While the Sleepingo is incredibly affordable and performs decently, there are some important notes. This pad offers the least amount of padding compared to the rest of the air construction pad field. It also doesn't have ASTM tested R-ratings, which makes the stated value a bit less valuable than it would be otherwise. Due to the rating, we feel it's best to use this pad in fair weather.
This review is brought to you by the sleeping pad testing dream team, aka OutdoorGearLab Senior Review Editors Andy Wellman, Matt Bento and Brian Martin. These three come to the campsite with heavy climbing backgrounds — a pursuit where you learn to appreciate a restorative night's sleep outdoors. Andy has been testing and writing for OutdoorGearLab for over five years and climbing for over 20. He has climbed extensively worldwide and has also run a publishing company that put out bouldering guides to the Southwest. He is joined by Matt and Brian, both alumni of Yosemite Search and Rescue, where versatile, reliable, and durable equipment is a necessary part of everyday life.
Our sleeping pad testing is divided across five rating metrics:
Comfort tests (30% of overall score weighting)
Weight and packed size tests (30% weighting)
Warmth tests (20% weighting)
Ease of inflation tests (10% weighting)
Durability tests (10% weighting)
The quest for the best sleeping pad began by delving deep into what was available in the market and what products among those were the high performers. We analyzed over 70 models before choosing the models discussed here. We then bought these pads at retail and disbursed them to our trusty gear testers. These pads went on guided backpacking trips in Colorado and New Mexico, and we brought them along on trips in the Eastern Sierra and Utah. All the while, we paid attention to how well the pads performed in key areas that we identified ahead of time as most important in the function of a sleeping pad — things like weight and packed size, durability, and warmth, in addition to comfort.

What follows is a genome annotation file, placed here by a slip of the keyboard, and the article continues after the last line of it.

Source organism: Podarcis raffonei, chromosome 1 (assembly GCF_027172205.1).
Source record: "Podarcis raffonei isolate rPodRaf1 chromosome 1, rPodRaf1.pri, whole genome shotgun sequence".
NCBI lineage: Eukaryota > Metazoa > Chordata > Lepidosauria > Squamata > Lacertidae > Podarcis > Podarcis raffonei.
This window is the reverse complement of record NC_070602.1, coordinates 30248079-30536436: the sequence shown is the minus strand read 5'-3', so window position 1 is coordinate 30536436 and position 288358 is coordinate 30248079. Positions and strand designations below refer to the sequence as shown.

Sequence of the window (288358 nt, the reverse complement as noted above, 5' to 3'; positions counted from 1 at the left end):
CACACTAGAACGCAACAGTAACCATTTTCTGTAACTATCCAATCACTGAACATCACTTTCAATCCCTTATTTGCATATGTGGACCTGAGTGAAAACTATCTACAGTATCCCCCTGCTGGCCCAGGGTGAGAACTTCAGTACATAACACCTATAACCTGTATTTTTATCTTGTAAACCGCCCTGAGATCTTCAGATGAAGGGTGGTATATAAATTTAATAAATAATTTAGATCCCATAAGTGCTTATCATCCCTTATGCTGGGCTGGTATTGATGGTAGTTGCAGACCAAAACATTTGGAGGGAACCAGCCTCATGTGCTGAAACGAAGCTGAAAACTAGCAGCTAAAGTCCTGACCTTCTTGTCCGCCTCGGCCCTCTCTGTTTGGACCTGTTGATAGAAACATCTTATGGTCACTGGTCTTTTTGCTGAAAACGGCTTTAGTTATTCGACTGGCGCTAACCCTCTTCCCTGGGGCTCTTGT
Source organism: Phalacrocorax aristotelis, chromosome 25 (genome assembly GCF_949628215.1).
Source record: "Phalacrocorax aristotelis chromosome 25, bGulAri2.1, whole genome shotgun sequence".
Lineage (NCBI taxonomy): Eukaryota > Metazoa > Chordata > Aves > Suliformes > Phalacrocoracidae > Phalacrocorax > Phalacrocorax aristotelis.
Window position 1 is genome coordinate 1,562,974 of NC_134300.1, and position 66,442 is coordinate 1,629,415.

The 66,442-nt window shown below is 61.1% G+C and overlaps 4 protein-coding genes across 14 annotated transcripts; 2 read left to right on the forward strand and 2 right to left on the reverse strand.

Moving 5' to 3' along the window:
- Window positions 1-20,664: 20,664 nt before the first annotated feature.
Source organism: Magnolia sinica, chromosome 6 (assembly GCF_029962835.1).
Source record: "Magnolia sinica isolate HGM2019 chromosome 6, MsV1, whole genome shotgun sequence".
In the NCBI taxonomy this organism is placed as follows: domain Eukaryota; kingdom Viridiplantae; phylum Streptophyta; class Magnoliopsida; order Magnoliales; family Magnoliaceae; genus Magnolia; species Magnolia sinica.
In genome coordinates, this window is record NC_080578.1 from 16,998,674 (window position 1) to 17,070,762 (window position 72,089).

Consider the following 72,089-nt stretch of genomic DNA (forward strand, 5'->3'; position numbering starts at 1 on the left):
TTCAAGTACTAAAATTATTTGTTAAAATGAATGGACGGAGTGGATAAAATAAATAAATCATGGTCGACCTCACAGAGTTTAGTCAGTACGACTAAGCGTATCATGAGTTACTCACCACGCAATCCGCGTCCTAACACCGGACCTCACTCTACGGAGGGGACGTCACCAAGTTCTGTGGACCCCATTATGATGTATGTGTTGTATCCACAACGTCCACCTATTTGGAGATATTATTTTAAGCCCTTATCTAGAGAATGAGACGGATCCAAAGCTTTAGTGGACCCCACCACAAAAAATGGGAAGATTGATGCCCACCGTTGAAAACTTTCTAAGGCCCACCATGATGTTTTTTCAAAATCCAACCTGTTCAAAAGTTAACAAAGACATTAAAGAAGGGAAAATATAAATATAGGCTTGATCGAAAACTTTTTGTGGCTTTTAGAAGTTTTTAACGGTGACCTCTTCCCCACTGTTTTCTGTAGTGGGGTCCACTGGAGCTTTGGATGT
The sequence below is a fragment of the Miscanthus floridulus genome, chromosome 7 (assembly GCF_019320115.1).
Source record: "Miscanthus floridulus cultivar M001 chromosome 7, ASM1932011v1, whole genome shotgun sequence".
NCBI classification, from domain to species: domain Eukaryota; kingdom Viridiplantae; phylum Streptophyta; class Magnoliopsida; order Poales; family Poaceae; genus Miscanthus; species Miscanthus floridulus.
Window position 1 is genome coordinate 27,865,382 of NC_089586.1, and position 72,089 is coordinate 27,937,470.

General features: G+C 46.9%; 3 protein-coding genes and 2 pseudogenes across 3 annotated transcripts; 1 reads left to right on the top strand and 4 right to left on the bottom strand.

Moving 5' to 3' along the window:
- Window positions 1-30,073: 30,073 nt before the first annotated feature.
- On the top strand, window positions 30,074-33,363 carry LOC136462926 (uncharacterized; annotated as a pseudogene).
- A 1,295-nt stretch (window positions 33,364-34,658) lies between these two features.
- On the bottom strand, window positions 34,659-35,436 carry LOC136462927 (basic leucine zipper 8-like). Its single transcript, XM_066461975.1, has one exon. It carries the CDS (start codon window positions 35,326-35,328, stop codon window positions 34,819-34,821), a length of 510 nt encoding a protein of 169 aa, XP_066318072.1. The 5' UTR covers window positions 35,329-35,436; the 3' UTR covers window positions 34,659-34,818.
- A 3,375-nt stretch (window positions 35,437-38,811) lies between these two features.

Analysis and Test Results
Our sleeping pad review quite literally has something for everyone. We sent out folks of all different sizes equipped with each pad to do a deep dive into critical features such as comfort, packed size, warmth, ease of inflation, and durability. Using these metrics as an anchor point for assessment, we rate each product based on performance. While there are many high performers, many have specific niches that shouldn't be missed.
Value can mean many different things to different people. We aren't just looking at the price of a sleeping pad — we're looking at how well it performs across a range of metrics and if this performance justifies the price. The Therm-a-Rest pads we tested are incredibly expensive but are indeed quite good value, as they offer durable construction and some mind-blowingly good performance. This review has many high-value options, but we'd like to point out a few that perform well without breaking the bank. If you want the creme de la creme, be ready to shell out a few extra clams. In general, the lower the price, the lighter and less warm the pads tend to be.
Of them all, the Klymit Static V2, one of our award winners, offers excellent comfort and warmth at a lower price. If you're seeking packable and light, the Sea to Summit Ultralight should be considered, but it's not as warm as the Klymit Static V2. Another super low-priced (and high value) option is the classic Therm-A-Rest Z Lite Sol. While it scores low in the metrics, it's one of the most reliable pad options out there, as it's made of foam and won't pop in the backcountry. If car camping is your dig, be sure to look at the Nemo Astro Insulated, which offers exceptional warmth but is a bit too large and bulky for backcountry carry.
If you're anything like our testers, your first sleeping pad may well be a closed-cell foam pad, and rightfully so. These pads are an excellent choice for those getting into backpacking because they are lightweight and super affordable. When you realize how hard on your body they can be, you don't have to chuck it, just save it for an extra layer of warmth during winter camping. That's value.
With Nemo's release of the Switchback, we now have two solid options for supplemental or standalone foam sleeping pads that offer decent performance. Many others on the market also seem similar but haven't yet been put through their paces with our testers. Both the Z Lite Sol and Switchback offer a versatile layer of insulation one could use for winter warmth or rip it in half and have an uber light solution for fastpacking. If you want us to split hairs (which we expect is why you're here), the Switchback has a better feel on the ground, taller dimples, and seems to offer slightly more comfort. The Switchback is a few bucks more expensive.
Here we evaluate how well each pad can handle the various lumpy miseries of the landscape, things that typically disrupt a nice night out under the stars, such as roots, rocks, and reggae. Well, actually, the pads didn't help much with the reggae, but some amazing pads kept us elevated above lumps and bumps and others that didn't have such stellar performance.
Many of our testers have noticed their priorities shifting through the years from going ultralight and minimalist to looking more towards comfort. Maybe this is due to life's natural course of trending towards feeling like the tin man needing oil, but it is undeniable. A plush air pad offers significantly better sleep than the shoulder-crushing closed-cell pads from decades past.